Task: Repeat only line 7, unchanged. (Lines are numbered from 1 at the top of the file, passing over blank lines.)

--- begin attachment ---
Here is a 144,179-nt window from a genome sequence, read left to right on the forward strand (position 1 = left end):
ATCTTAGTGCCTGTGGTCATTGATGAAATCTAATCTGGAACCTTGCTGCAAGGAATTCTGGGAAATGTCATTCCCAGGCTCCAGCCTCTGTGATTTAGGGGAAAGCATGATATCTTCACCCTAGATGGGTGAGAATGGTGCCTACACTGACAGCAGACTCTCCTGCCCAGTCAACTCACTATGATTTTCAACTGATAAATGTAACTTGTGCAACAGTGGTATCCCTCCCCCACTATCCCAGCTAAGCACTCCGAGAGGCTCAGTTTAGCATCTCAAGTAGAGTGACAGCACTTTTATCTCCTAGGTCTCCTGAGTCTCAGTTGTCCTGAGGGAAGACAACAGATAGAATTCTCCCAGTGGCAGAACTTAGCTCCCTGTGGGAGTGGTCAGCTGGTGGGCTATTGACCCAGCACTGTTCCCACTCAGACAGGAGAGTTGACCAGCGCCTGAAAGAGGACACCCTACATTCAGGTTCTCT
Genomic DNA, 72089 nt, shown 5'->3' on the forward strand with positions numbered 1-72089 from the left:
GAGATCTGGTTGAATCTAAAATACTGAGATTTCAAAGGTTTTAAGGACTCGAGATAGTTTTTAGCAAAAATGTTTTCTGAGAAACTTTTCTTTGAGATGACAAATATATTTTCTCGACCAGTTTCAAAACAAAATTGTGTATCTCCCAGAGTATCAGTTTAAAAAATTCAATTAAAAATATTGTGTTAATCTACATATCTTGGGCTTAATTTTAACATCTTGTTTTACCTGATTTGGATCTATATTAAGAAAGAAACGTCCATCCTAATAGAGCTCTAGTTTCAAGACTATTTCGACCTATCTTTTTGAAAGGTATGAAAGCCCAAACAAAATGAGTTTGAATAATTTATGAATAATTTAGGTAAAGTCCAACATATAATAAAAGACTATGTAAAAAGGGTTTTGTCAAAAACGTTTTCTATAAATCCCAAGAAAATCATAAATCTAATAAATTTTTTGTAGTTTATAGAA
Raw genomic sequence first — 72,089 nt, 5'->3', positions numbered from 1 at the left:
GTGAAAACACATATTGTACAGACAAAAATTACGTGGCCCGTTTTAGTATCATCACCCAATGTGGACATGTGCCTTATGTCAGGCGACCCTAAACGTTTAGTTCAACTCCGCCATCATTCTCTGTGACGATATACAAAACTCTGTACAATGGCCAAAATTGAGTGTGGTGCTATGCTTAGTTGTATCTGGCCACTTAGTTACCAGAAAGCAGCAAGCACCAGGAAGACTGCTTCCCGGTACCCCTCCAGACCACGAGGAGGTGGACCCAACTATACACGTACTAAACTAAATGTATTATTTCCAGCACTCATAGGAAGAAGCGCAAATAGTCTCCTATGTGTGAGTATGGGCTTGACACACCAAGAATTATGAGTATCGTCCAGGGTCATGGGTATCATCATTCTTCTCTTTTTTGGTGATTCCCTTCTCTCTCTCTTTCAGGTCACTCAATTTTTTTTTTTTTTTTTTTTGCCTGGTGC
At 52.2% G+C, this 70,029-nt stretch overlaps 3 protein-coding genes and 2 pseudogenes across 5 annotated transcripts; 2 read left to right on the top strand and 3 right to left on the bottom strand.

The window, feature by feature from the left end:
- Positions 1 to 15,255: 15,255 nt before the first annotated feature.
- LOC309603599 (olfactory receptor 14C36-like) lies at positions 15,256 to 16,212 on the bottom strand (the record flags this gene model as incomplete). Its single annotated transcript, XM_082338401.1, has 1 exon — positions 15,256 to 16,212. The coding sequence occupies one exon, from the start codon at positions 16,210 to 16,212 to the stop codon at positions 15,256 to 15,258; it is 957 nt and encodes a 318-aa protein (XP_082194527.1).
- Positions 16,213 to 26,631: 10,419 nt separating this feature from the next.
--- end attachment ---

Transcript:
At 52.2% G+C, this 70,029-nt stretch overlaps 3 protein-coding genes and 2 pseudogenes across 5 annotated transcripts; 2 read left to right on the top strand and 3 right to left on the bottom strand.